Image caption, Paulina says she wanted to terminate her pregnancy, but was stopped by doctors, officials and priests

Few customers who get into Paulina Ramírez's taxi know her awful story.

But 20 years ago, the so-called Paulina Case made headlines around the world, her name synonymous with Mexico's strict rules and attitudes on abortion.

In 1999, aged 13, Paulina was raped and was left pregnant by a man who broke into her family's home. Following the brutal attack, she sought an abortion, fully legal in Mexico in cases of rape. However, Paulina was harangued by conservative doctors, state officials and priests who put up constant obstacles to stop her from terminating the pregnancy.

"I heard the doctors say 'I'm not doing it, they'll sack me. I'm not a murderer'," she recalls in her sweltering home-town of Mexicali on the US-Mexico border.

The campaign of intimidation was relentless. One doctor told Paulina she could bleed to death or be left sterile from an abortion. A priest told her she might be excommunicated.

"They brought pro-life representatives to my room who showed me pictures of dead foetuses and the image of Christ," she says. "It was a very difficult time, I was still dealing with the trauma of the rape."

Their cruel tactics worked. Eventually the 12-week deadline for an abortion passed and Paulina, still only a child herself, had to carry the baby to full term.

The suffering of that time has never fully left her but she is greatly encouraged by a unanimous ruling from Mexico's Supreme Court last month to decriminalise abortion. Specifically the decision referred to the law in the northern state of Coahuila but it set a precedent for the entire country.

Image caption, "There's still mountains to overcome," Teresa Mesa says

"I cried! I cried when I heard!" smiles Teresa Mesa, a single mother-of-three in Coahuila. When she became pregnant a fourth time, Teresa decided the most responsible thing to do was to abort – then illegal in her home state.

"It wasn't easy. At that time, there was no legal protection for women, no places of an adequate health standard to carry them out, and really a lot of social stigma."

Teresa hopes the measure will make it easier for other girls to have an abortion than it was for her, particularly as neighbouring Texas in the US moves in the opposite direction, towards much stricter control.

"This is just the start. There's still mountains to overcome before this is fully legal. We need proper health clinics which carry out abortions and doctors that are prepared to do them."

"And it's not just about normalising abortion," she continues, "but also making visible the domestic violence under which so many women live in Coahuila. Eight in every 10 women here experience some form of violence at home."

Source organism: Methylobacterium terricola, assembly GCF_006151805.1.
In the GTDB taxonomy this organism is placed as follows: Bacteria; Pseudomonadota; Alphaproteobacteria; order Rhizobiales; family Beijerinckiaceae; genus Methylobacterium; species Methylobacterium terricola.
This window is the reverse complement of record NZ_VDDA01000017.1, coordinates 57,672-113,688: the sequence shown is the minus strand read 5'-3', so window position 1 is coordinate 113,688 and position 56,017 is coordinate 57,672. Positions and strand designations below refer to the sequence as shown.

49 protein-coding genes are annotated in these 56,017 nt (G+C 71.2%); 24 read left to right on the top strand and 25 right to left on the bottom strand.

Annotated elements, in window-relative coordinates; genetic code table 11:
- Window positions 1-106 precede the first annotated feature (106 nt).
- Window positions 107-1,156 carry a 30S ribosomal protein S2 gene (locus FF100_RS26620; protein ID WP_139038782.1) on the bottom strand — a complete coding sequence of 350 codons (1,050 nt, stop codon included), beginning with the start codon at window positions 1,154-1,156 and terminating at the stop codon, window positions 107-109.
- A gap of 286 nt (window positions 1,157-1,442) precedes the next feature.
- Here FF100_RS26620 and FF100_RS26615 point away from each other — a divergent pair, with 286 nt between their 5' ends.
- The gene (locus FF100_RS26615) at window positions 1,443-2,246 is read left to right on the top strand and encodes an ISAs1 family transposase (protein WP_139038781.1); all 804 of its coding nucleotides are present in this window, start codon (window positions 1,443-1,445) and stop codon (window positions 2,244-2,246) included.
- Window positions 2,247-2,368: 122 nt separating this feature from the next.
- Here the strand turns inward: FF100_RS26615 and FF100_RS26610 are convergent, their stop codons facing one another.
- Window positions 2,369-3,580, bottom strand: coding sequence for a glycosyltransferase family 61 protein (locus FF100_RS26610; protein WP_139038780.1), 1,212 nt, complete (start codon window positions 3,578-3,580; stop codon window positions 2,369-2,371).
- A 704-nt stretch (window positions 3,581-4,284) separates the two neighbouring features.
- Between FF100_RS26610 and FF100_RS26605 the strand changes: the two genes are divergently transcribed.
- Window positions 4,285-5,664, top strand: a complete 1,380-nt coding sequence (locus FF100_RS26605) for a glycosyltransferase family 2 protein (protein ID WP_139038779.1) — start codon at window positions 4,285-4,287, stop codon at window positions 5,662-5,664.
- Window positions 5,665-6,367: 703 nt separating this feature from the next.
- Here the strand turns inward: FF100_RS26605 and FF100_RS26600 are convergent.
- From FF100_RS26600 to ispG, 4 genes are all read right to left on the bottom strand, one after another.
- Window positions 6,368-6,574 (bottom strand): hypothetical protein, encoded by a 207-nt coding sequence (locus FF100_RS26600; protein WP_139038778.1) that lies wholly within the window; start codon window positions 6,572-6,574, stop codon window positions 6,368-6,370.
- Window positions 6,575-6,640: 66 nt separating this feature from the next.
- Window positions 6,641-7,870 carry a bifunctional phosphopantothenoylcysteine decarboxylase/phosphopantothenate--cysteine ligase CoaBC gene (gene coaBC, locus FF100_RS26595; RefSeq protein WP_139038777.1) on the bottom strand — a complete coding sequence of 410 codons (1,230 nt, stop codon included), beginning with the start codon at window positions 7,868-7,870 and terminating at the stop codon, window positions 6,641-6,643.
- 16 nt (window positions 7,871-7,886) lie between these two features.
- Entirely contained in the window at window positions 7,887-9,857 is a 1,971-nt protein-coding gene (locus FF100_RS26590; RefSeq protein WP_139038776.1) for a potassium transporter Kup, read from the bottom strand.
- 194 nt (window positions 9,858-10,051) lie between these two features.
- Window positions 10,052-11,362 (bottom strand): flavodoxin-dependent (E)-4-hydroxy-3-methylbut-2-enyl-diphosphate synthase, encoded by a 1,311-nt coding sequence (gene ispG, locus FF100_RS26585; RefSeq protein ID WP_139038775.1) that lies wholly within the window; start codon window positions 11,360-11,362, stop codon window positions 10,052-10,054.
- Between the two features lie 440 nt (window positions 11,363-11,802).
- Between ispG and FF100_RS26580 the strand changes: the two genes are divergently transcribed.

Image source, Getty ImagesImage caption, Abortion remains a deeply polarising issue in a country where the Catholic Church remains influentialImage source, Getty ImagesImage caption, But across Latin American countries, attitudes on abortion are shifting

While the Supreme Court's ruling set a historic change into motion, there are several legal challenges ahead before safe abortions are available across the country.

In the meantime, many women – including Teresa – must turn instead to the Safe Abortion Network, an abortion rights' group which operates on the margins of the law. I met members of the Coahuila branch as they plastered posters with their contact details on them at bus stops around the state capital, Saltillo.

"We helped nearly 300 women last year to obtain abortion pills or travel to Mexico City," where abortion is legal, the group's founder Malu Reina told me.

Although their opponents paint them as somehow "promoting abortion", Ms Reina says that is a deliberate mischaracterisation, and that the co-operative provides sexual health education and support to vulnerable mothers in Coahuila's marginalised communities.

  • ANALYSIS: Can one country's abortion law change a continent?
  • ON THE GROUND: The rape survivors facing an ‘impossible choice’ in Brazil

Nevertheless, there are some powerful forces in Mexico lined up against the new law. Mexico is Latin America's second-biggest Catholic nation and anti-abortion campaigners have held several demonstrations outside the Supreme Court recently. They say they are determined to block the court's decision.

"The Supreme Court has failed against the fundamental freedom of life," argues Rodrigo Ivan Cortes, president of the National Front for the Family.

"Now they also want to proceed against the fundamental freedom of the health sector and take out the freedom of conscious objection for doctors and nurses. That is very, very dangerous for a democratic country."

Still, such campaigners appear to be losing ground. Across Latin America, attitudes on abortion are shifting. In Chile, Argentina, Mexico and beyond, younger generations are slowly knocking down the traditional positions of their parents and grandparents.

Media caption, Women across Latin America march for abortion rights

Paulina Ramírez's son is now 20 and they have a strong relationship. But she deeply resents her harrowing treatment as a teenage rape victim, shamed and victimised by those legally obliged to help her.

"Everyone decided for me except for me. All I wanted was to exercise my rights and they didn't let me."

Forced teenage pregnancies in impoverished circumstances will not vanish overnight in Mexico. But decriminalisation, Paulina says, is the first step to make sure no other girl goes through the same trauma she did.